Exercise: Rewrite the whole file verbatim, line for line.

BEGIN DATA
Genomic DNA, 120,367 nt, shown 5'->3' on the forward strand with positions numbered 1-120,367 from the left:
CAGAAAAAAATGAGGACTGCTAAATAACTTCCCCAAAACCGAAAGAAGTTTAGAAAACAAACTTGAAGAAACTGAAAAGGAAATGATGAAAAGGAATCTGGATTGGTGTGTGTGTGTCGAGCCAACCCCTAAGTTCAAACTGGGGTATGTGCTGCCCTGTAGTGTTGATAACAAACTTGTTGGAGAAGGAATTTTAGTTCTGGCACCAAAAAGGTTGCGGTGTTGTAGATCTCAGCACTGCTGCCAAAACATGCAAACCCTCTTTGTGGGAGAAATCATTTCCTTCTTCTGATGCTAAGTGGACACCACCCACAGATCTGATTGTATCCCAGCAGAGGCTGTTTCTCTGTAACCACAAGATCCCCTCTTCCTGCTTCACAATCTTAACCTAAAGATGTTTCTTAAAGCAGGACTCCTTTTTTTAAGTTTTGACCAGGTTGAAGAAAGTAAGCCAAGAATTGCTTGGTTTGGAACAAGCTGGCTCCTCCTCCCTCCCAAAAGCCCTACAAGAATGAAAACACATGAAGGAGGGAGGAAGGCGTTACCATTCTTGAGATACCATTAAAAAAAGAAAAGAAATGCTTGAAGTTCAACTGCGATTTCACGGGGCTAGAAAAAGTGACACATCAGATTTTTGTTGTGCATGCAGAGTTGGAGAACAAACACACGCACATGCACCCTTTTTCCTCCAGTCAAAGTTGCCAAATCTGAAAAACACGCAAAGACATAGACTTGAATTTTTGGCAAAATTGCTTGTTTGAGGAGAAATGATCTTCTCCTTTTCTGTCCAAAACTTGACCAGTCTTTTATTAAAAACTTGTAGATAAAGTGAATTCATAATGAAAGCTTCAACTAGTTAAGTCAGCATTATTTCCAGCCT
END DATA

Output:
Genomic DNA, 120,367 nt, shown 5'->3' on the forward strand with positions numbered 1-120,367 from the left:
CAGAAAAAAATGAGGACTGCTAAATAACTTCCCCAAAACCGAAAGAAGTTTAGAAAACAAACTTGAAGAAACTGAAAAGGAAATGATGAAAAGGAATCTGGATTGGTGTGTGTGTGTCGAGCCAACCCCTAAGTTCAAACTGGGGTATGTGCTGCCCTGTAGTGTTGATAACAAACTTGTTGGAGAAGGAATTTTAGTTCTGGCACCAAAAAGGTTGCGGTGTTGTAGATCTCAGCACTGCTGCCAAAACATGCAAACCCTCTTTGTGGGAGAAATCATTTCCTTCTTCTGATGCTAAGTGGACACCACCCACAGATCTGATTGTATCCCAGCAGAGGCTGTTTCTCTGTAACCACAAGATCCCCTCTTCCTGCTTCACAATCTTAACCTAAAGATGTTTCTTAAAGCAGGACTCCTTTTTTTAAGTTTTGACCAGGTTGAAGAAAGTAAGCCAAGAATTGCTTGGTTTGGAACAAGCTGGCTCCTCCTCCCTCCCAAAAGCCCTACAAGAATGAAAACACATGAAGGAGGGAGGAAGGCGTTACCATTCTTGAGATACCATTAAAAAAAGAAAAGAAATGCTTGAAGTTCAACTGCGATTTCACGGGGCTAGAAAAAGTGACACATCAGATTTTTGTTGTGCATGCAGAGTTGGAGAACAAACACACGCACATGCACCCTTTTTCCTCCAGTCAAAGTTGCCAAATCTGAAAAACACGCAAAGACATAGACTTGAATTTTTGGCAAAATTGCTTGTTTGAGGAGAAATGATCTTCTCCTTTTCTGTCCAAAACTTGACCAGTCTTTTATTAAAAACTTGTAGATAAAGTGAATTCATAATGAAAGCTTCAACTAGTTAAGTCAGCATTATTTCCAGCCT